Brown et al. (1994) "found coho salmon populations to be low in all 82 streams (571 kilometers) surveyed in Mendocino County. Only the Noyo River, which is routinely planted with large numbers of fry and smolts, had a population of greater than 500 individuals." Coho salmon typically spawn as three-year-olds, which means that fish of the same year class usually return to spawn together. Loss of a year class due to storm events or severe drought can cause a lack of spawners in a cycle of no adult returns every three years. Strong and weak year classes occur in many Mendocino coastal streams and are another sign of extinction risk.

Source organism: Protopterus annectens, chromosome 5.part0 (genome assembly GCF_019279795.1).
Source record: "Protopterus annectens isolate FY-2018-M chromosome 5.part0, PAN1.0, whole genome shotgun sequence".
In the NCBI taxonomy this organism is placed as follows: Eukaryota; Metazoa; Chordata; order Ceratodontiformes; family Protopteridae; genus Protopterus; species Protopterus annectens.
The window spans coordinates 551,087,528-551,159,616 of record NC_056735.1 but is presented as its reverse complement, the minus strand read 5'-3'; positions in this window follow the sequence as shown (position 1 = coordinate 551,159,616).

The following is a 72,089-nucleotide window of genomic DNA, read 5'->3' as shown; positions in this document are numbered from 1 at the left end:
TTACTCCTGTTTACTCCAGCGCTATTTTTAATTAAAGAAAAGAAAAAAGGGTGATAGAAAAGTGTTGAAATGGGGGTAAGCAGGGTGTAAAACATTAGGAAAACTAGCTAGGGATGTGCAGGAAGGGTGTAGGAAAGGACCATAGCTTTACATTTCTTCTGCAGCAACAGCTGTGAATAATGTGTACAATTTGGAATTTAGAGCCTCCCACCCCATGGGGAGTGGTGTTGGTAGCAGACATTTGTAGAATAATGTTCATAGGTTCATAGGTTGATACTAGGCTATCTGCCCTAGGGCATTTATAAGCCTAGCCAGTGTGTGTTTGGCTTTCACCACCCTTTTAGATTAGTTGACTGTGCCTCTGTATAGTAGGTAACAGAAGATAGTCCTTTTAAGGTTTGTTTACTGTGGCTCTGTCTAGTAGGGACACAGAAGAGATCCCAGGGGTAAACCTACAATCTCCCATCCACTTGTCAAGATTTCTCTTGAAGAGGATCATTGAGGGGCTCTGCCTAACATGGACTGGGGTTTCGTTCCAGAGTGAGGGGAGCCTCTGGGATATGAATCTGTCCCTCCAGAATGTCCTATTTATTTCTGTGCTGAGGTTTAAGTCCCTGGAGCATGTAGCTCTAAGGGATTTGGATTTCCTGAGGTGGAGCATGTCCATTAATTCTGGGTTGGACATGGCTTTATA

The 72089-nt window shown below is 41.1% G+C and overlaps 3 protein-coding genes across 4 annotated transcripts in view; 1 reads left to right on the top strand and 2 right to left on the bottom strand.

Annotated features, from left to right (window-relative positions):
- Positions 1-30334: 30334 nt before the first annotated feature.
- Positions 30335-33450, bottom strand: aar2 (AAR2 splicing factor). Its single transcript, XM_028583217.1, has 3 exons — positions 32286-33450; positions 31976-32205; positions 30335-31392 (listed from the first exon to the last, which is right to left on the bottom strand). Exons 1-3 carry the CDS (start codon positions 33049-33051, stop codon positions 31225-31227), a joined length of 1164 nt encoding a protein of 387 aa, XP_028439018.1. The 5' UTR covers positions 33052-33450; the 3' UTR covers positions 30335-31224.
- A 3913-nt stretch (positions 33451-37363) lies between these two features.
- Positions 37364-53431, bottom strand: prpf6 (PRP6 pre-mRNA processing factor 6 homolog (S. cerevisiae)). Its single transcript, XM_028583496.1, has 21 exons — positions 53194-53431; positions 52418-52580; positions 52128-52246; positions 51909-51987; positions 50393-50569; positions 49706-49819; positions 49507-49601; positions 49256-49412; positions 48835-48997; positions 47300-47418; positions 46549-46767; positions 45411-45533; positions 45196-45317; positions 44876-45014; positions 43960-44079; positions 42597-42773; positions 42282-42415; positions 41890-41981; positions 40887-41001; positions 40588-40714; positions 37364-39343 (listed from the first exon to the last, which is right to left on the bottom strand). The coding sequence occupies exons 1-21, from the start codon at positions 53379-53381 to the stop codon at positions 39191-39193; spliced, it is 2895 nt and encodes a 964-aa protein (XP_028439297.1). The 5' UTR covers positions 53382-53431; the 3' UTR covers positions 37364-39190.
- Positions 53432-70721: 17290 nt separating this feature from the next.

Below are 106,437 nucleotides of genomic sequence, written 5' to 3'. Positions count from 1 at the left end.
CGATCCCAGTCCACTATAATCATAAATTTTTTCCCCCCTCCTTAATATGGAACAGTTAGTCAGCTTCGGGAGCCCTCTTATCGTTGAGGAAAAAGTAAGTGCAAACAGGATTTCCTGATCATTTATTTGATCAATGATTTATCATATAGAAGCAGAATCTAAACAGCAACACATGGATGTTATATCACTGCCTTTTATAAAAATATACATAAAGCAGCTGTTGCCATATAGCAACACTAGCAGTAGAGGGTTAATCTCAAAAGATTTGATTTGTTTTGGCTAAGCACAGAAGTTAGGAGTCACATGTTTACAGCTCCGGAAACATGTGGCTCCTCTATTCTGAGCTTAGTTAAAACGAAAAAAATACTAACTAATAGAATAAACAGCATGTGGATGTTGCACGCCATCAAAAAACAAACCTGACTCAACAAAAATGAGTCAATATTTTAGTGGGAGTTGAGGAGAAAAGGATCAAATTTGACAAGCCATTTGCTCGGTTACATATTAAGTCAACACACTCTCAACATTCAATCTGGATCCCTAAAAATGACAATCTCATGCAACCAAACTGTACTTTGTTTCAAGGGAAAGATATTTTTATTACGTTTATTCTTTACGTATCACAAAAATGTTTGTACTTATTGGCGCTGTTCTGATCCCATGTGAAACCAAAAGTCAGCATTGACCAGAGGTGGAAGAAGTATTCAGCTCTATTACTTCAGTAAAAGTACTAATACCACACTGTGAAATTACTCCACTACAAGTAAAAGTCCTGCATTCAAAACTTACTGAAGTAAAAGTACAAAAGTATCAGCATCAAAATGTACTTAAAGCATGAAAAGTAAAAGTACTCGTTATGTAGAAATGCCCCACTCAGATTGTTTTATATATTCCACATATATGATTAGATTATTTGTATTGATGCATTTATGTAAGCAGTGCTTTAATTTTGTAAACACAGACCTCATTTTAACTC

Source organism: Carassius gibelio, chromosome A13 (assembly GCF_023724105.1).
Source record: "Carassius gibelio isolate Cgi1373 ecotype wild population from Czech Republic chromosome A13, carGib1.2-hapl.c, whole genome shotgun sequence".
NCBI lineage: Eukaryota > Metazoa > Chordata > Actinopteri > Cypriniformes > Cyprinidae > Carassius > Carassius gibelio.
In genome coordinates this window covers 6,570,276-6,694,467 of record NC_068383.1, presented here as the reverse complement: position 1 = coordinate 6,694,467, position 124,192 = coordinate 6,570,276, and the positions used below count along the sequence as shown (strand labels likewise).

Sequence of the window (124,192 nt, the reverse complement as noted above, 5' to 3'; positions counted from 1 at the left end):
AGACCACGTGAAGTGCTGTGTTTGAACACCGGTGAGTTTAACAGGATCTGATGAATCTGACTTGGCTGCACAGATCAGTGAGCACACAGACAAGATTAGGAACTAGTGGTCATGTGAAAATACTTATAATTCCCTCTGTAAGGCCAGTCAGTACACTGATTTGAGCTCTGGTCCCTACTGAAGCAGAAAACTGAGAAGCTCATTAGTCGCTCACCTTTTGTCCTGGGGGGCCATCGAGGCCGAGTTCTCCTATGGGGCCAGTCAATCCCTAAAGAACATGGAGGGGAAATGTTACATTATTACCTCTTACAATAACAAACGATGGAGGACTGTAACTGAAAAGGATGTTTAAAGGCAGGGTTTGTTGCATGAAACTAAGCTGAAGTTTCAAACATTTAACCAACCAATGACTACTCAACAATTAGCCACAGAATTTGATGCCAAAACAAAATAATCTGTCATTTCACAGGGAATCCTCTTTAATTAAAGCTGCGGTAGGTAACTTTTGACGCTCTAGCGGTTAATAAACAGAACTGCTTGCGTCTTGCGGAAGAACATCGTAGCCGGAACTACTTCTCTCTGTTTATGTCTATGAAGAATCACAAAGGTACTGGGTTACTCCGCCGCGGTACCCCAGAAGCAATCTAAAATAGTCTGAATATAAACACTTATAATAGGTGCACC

Most recent California coho status reviews (NMFS, 2001; CDFG, 2002) indicate that the species continues to decline and their status to worsen. Of the Central California ESU, NMFS (2001) stated that: “The Central California Coast ESU is presently in danger of extinction. The condition of coho salmon populations in this ESU is worse than indicated by previous reviews.” The recently released California Department of Fish and Game (CDFG, 2002) Status Review of Coho Salmon North of San Francisco characterized the coho population in the same region a as follows. “Extant populations in this region appear to be small. Small population size along with large-scale fragmentation and collapse of range observed in data for this area indicate that metapopulation structure may be severely compromised and remaining populations may face greatly increased threats of extinction because of it. For this reason, the Department concludes that coho salmon in the Central Coast Coho ESU are in serious danger of extinction throughout all or a significant portion of their range.”